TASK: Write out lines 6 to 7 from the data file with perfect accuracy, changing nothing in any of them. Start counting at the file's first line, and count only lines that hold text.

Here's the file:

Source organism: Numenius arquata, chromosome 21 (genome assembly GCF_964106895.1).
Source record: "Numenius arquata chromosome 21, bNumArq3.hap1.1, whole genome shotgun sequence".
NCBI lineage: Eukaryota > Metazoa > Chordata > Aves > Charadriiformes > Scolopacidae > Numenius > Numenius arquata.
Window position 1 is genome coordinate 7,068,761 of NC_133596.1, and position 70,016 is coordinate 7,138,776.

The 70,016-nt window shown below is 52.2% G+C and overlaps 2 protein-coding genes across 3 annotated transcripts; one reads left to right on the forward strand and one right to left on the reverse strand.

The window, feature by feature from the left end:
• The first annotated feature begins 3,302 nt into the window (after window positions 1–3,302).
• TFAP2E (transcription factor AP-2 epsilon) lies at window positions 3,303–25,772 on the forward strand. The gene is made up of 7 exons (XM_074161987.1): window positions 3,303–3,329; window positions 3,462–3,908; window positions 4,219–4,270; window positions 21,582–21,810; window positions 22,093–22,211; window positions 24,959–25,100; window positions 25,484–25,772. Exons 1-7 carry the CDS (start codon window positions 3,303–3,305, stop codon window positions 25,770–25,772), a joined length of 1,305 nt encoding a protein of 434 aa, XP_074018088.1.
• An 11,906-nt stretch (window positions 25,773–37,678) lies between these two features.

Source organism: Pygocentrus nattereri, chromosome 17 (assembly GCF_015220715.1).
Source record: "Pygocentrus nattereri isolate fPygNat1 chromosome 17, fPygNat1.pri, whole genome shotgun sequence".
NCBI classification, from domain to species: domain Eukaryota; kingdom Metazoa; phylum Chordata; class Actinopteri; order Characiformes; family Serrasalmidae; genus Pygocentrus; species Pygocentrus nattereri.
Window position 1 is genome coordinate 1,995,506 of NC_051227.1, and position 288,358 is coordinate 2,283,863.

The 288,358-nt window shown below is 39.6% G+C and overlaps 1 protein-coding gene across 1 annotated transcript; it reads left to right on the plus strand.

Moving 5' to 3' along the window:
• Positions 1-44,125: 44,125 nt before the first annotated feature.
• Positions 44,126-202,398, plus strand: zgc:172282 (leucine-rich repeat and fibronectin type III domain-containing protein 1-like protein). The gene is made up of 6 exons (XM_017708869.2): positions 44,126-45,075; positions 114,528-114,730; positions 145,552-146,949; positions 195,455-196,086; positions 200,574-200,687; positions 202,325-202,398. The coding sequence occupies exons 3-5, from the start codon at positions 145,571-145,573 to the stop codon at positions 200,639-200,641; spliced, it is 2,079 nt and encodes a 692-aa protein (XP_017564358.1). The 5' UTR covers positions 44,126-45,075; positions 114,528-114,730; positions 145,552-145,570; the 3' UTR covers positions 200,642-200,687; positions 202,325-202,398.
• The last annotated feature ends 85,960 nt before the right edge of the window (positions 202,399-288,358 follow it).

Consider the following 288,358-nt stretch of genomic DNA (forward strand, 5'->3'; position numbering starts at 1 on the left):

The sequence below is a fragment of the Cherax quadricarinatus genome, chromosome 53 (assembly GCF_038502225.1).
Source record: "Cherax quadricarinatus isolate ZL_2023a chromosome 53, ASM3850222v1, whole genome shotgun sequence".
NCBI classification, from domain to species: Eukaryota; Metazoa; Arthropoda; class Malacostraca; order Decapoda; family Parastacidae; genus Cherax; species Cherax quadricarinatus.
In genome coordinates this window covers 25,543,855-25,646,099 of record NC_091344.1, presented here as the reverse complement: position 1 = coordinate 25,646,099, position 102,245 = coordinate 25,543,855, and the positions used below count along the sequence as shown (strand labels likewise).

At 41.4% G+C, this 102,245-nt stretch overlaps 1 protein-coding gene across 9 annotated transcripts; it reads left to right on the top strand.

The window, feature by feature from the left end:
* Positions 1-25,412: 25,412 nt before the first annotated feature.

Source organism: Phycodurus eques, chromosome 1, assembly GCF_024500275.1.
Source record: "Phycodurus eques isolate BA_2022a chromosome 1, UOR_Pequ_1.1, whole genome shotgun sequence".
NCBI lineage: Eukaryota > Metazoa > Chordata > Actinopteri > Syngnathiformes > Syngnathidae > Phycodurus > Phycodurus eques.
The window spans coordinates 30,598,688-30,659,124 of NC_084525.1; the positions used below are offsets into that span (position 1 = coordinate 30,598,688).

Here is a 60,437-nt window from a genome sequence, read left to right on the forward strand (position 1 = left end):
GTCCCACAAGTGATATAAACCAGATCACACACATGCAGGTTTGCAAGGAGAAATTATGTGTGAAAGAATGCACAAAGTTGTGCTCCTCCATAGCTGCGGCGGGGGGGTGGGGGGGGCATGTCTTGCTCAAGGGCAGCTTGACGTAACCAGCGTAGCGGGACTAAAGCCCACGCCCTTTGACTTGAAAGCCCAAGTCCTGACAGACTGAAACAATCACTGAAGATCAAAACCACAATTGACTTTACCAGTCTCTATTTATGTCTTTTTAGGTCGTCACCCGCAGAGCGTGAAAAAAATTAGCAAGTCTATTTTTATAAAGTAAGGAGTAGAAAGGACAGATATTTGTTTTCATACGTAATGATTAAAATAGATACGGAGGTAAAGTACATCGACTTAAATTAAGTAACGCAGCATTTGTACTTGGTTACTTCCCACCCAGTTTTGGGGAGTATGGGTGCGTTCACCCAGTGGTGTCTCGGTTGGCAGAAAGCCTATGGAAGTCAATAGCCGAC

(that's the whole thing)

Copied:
The window, feature by feature from the left end:
• The first annotated feature begins 3,302 nt into the window (after window positions 1–3,302).